Not every tea is created equal. Some of them may be light and breezy, and others may be richer and more mellow. Pu-erh tea belongs to the latter.
Pu-erh tea is a special type of dark tea made in Yunnan, China. It is special because it tastes better as it ages – just like wine. Pu-erh tea undergoes a fermentation process when it ages, creating a richer taste in every cup. In China and Hong Kong, pu-erh tea is usually consumed with dim sum. In other parts of the world, pu-erh tea is more known for its good reputation of health benefits.
But what exactly is pu-erh tea? Find your answers here: the history, flavor, types, caffeine content, health benefits, brewing method, and where to find the best ones.
The history of pu-erh tea
The history of pu-erh tea can be traced back to more than a thousand years ago, during the Tang Dynasty era (618-917 CE). Back then, tea was traded all across China and its neighboring regions, including to the Tibetan plateau. Since the Tibetan plateau could not produce their own teas, they depended on Chinese traders who traveled for months to reach Tibet.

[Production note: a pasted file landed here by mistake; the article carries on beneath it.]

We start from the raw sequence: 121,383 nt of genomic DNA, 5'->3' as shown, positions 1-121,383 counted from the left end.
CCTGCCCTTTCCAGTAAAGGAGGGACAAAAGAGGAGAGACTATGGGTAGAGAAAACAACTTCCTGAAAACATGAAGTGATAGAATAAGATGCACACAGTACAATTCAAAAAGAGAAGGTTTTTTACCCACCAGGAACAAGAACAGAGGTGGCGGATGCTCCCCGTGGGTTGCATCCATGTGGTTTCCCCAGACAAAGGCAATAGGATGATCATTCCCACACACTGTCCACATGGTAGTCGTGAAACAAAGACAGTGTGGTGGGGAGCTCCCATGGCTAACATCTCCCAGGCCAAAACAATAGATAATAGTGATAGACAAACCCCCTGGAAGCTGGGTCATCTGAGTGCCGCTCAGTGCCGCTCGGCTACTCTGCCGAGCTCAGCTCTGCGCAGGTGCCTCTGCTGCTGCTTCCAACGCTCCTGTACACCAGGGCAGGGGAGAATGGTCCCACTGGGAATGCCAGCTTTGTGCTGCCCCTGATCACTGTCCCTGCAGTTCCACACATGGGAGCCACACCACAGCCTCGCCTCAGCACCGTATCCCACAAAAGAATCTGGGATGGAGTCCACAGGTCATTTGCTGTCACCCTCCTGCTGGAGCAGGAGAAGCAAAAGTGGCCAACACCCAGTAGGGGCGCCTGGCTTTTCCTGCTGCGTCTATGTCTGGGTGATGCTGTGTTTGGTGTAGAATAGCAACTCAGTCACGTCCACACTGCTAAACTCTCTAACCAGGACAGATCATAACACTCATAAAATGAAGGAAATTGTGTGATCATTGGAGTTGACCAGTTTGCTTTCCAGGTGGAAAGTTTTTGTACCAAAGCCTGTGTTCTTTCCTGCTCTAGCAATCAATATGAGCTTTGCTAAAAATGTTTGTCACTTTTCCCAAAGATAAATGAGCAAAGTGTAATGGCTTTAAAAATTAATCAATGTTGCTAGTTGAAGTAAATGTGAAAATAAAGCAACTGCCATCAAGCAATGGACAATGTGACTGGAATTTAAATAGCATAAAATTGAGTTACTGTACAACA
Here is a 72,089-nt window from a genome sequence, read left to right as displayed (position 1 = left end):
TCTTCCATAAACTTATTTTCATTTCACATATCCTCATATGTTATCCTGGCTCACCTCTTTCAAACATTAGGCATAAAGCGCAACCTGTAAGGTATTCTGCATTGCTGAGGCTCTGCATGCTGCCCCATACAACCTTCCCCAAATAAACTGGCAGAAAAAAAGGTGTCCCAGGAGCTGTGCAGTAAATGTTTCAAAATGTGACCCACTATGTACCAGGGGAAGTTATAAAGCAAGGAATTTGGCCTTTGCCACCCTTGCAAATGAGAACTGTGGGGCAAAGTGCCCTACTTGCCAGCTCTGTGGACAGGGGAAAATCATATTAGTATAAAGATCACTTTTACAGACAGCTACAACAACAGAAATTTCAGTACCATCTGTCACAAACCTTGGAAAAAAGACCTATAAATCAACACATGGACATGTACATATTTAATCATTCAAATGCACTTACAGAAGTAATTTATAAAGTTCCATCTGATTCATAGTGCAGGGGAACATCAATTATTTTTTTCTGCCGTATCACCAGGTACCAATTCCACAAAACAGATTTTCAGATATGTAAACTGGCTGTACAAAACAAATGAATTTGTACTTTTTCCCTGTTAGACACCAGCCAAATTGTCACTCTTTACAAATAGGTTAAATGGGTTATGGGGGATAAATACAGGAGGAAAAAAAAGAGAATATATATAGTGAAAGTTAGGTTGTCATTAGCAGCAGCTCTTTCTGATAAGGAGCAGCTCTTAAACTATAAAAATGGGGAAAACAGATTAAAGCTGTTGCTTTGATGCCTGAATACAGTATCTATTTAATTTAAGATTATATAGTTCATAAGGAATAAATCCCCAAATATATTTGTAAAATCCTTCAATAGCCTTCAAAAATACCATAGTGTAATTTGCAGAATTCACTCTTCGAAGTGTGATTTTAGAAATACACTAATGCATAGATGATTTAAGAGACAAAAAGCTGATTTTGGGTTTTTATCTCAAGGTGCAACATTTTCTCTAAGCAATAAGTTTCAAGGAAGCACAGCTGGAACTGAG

One of the tea-producing provinces was Yunnan Province, which was famous for its large-leaf tea trees (Dayeh). To make the teas last, teas from Yunnan were all pressed into cakes and bricks to make them more portable. Because of time and environmental conditions, the tea was naturally fermented during the journey. Those fermented tea bricks and cakes from Yunnan are known now as sheng (raw) pu-erh tea. The name pu-erh itself came from the town where pu-erh tea originated - Pu’er City.
Pu-erh tea became even more famous during the Ming Dynasty era, and finally was popularized in the Qing Dynasty era. The rising popularity of pu-erh tea meant more people knew about the benefits of pu-erh tea, which helped the tea become even more famous! As time went by, pu-erh became even more popular, increasing the demand for this ancient tea.
In the 1970s, pu-erh tea artisans in the Kunming Tea Factory tried to find a way to make the process of making pu-erh tea faster to meet consumer demands. They came up with a way to expedite the fermentation process through the “wet-piling” (wo dui) process, which is done by piling the pu-erh tea in thick piles, allowing controlled bacterial and fungal fermentation to happen and aging the tea artificially. This is the shou (ripe) pu-erh tea we know now.
Pu-erh tea now becomes the “wine” of Chinese tea – it is aged, highly sought after, and hence, highly prized. In tea history, there have been several “pu-erh bubbles” happening, one of them in 2007. Just like any other market bubbles, pu-erh bubbles cause the price of pu-erh to soar, which is then followed by a sudden drop. Tea connoisseurs are speculating on this and taking profit in this bubble. Some people even hoard pu-erh tea. This can not only cause pu-erh tea prices to rise, but also give rise to “fake” pu-erh teas – those who are not from Yunnan!